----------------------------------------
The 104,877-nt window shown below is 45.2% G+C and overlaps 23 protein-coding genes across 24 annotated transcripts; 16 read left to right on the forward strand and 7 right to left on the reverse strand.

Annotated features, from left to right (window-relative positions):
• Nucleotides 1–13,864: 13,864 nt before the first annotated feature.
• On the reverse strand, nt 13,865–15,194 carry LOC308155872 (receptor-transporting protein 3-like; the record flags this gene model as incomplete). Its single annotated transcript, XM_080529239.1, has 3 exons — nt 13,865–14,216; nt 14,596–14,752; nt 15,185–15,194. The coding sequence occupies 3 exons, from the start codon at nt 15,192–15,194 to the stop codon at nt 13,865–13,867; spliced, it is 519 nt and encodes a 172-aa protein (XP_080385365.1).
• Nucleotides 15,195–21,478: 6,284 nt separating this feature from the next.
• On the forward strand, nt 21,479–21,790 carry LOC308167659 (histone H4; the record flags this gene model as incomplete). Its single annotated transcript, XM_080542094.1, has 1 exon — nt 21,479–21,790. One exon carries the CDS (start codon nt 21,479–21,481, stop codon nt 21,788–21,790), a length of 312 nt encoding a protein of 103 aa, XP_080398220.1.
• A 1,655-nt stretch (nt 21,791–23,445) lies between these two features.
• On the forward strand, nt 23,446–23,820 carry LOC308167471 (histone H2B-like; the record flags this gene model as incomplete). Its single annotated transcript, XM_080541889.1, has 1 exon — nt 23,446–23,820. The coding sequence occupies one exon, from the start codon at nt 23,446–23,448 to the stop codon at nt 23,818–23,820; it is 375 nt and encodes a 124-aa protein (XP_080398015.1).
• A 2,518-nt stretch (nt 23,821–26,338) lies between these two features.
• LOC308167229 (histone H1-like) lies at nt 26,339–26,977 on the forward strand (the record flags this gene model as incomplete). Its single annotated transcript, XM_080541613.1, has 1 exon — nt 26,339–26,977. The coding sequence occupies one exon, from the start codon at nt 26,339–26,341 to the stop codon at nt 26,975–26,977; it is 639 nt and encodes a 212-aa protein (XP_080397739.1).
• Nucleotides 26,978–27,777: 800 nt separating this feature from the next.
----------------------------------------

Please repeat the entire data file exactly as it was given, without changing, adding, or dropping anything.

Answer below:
The 104,877-nt window shown below is 45.2% G+C and overlaps 23 protein-coding genes across 24 annotated transcripts; 16 read left to right on the forward strand and 7 right to left on the reverse strand.

Annotated features, from left to right (window-relative positions):
• Nucleotides 1–13,864: 13,864 nt before the first annotated feature.
• On the reverse strand, nt 13,865–15,194 carry LOC308155872 (receptor-transporting protein 3-like; the record flags this gene model as incomplete). Its single annotated transcript, XM_080529239.1, has 3 exons — nt 13,865–14,216; nt 14,596–14,752; nt 15,185–15,194. The coding sequence occupies 3 exons, from the start codon at nt 15,192–15,194 to the stop codon at nt 13,865–13,867; spliced, it is 519 nt and encodes a 172-aa protein (XP_080385365.1).
• Nucleotides 15,195–21,478: 6,284 nt separating this feature from the next.
• On the forward strand, nt 21,479–21,790 carry LOC308167659 (histone H4; the record flags this gene model as incomplete). Its single annotated transcript, XM_080542094.1, has 1 exon — nt 21,479–21,790. One exon carries the CDS (start codon nt 21,479–21,481, stop codon nt 21,788–21,790), a length of 312 nt encoding a protein of 103 aa, XP_080398220.1.
• A 1,655-nt stretch (nt 21,791–23,445) lies between these two features.
• On the forward strand, nt 23,446–23,820 carry LOC308167471 (histone H2B-like; the record flags this gene model as incomplete). Its single annotated transcript, XM_080541889.1, has 1 exon — nt 23,446–23,820. The coding sequence occupies one exon, from the start codon at nt 23,446–23,448 to the stop codon at nt 23,818–23,820; it is 375 nt and encodes a 124-aa protein (XP_080398015.1).
• A 2,518-nt stretch (nt 23,821–26,338) lies between these two features.
• LOC308167229 (histone H1-like) lies at nt 26,339–26,977 on the forward strand (the record flags this gene model as incomplete). Its single annotated transcript, XM_080541613.1, has 1 exon — nt 26,339–26,977. The coding sequence occupies one exon, from the start codon at nt 26,339–26,341 to the stop codon at nt 26,975–26,977; it is 639 nt and encodes a 212-aa protein (XP_080397739.1).
• Nucleotides 26,978–27,777: 800 nt separating this feature from the next.